Thursday, April 1, 2010
Wilson gets jail time, seeks return to Spartans
Michigan State nose tackle Oren Wilson will serve 21 days in jail for his involvement in the November residence hall assault.
Wilson's sentence Wednesday wasn't a major surprise, as he had pleaded guilty to two counts of misdemeanor assault and battery after admitting to kicking one person and punching another in the Nov. 22 incident. He also received 12 months probation and community service.
All 11 sentences have now been handed out to the Michigan State players who pleaded guilty to assault. Four have received jail time -- Glenn Winston (180 days), Roderick Jenrette (90 days), Wilson and Fred Smith (five days) -- while the others got probation and community service. Four players charged were reinstated last week for spring practice, while five are seeking transfers and both Winston and Jenrette were dismissed Nov. 24.
The really interesting news coming out of Wilson's sentencing hearing were the statements made by Wilson's lawyer, Andrew Abood, to reporters. Abood said that Wilson wants to return to the team and would soon reach out to Michigan State head coach Mark Dantonio.
Last week, Dantonio said Wilson was in the process of seeking a transfer.
“Oren’s first choice would be to stay at Michigan State and be on the football team in fall,” Abood said. “He’s the type of guy who would be wanted in the trenches when MSU plays Michigan. He should be back on the football team.”
"My understanding -- and I haven’t heard this from inside Duffy Daugherty [football offices] -- is that everybody involved except [Glenn] Winston and [Roderick] Jenrette -- would have a chance to be reinstated to the team," Abood said. "This is Oren’s first mistake, and I believe he’s a person of character. Hopefully, he will get another chance."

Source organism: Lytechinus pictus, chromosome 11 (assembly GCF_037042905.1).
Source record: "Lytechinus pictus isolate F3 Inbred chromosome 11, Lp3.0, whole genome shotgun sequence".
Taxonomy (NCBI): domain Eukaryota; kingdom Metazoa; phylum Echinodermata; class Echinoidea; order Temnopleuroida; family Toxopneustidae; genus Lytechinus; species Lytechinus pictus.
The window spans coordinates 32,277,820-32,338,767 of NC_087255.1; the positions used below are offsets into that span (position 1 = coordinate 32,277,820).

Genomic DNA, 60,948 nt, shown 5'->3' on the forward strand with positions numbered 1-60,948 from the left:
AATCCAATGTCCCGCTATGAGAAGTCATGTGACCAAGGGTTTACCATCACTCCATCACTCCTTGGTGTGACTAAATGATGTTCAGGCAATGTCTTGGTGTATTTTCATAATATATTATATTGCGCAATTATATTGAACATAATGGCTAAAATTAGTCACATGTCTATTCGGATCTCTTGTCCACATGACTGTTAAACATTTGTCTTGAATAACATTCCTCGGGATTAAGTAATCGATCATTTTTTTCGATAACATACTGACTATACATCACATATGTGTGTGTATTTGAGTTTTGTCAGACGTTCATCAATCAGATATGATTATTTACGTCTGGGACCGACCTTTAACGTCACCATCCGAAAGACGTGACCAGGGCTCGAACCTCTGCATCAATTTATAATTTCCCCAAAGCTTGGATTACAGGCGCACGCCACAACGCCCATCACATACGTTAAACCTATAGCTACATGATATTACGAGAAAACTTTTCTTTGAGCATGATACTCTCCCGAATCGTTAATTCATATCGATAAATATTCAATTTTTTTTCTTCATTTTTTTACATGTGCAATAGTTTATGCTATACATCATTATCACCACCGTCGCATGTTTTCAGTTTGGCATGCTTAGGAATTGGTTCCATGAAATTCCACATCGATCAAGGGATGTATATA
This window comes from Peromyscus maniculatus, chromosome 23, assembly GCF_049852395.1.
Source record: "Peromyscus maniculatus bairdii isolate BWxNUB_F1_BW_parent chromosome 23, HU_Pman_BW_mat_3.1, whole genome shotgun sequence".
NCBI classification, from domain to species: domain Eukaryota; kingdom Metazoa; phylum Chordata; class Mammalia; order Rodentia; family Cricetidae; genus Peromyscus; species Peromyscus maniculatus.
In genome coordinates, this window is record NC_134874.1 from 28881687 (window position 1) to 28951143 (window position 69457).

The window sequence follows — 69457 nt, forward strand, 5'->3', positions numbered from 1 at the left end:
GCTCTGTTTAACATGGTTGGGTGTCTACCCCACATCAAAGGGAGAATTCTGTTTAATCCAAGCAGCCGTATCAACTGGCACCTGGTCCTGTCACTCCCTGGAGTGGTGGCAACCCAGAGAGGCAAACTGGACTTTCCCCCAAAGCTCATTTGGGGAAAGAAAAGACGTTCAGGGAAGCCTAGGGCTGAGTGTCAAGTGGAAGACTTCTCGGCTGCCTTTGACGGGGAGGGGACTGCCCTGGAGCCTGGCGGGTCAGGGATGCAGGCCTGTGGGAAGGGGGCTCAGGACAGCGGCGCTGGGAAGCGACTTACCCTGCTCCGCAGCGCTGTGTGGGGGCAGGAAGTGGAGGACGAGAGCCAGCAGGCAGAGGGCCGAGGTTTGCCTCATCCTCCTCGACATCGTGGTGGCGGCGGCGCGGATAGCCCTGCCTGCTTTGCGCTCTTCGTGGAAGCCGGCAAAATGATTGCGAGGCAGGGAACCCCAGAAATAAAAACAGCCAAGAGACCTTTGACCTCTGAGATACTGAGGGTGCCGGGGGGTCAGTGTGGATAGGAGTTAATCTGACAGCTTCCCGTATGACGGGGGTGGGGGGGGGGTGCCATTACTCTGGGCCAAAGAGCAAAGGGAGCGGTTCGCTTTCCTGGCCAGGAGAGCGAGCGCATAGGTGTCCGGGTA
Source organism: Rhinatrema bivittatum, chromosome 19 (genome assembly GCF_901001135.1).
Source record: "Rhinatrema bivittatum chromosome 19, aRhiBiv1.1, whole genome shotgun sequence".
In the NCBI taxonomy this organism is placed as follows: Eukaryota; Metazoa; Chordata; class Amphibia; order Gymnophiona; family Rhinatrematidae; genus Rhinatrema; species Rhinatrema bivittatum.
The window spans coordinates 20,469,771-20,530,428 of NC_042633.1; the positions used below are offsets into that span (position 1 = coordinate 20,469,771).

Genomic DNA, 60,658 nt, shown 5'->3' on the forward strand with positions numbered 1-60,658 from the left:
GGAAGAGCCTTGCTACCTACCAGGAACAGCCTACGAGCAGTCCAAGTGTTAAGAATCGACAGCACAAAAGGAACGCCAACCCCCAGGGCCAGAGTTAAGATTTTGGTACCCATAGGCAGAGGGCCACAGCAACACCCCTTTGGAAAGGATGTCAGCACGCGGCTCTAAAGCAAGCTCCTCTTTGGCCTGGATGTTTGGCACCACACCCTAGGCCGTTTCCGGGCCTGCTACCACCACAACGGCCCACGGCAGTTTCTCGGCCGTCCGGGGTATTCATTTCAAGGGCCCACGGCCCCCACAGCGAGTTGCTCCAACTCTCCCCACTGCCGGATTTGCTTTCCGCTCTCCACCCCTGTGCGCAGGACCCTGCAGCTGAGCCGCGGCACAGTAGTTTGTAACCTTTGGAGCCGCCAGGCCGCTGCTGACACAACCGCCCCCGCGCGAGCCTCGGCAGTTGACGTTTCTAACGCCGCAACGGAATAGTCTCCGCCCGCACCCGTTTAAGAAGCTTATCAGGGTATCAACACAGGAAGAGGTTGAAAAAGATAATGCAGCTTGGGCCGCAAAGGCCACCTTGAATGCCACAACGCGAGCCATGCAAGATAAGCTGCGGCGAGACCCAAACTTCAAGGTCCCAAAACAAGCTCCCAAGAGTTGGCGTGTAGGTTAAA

Dantonio now faces an important decision. He has said he will continue to give players second chances, even after the embarrassing residence hall mess. On the other hand, he doesn't want to come off too soft on discipline, a criticism that some have already raised.
Wilson's case is unique because his involvement in the assault wasn't known until mid January, and unlike 13 other players present at the residence hall, Wilson participated in the Alamo Bowl. The other 13 players had been suspended before the bowl game.
Translation: Wilson hid his involvement from Dantonio and the coaching staff until authorities identified him. That's a pretty major betrayal of trust, as there's no way Dantonio would have allowed Wilson to play in the Alamo Bowl had he known of Wilson's role at Rather Hall.
Of all the players not returning to MSU, Wilson was arguably the most valuable. He has started 26 games at nose tackle and would anchor a young defensive line in 2010.
But if Dantonio reinstates the senior, he should expect to take a lot of heat from the outside. And if Wilson does get another chance, he likely would face a multiple-game suspension to begin the 2010 season. Anything less would really look soft of MSU's part.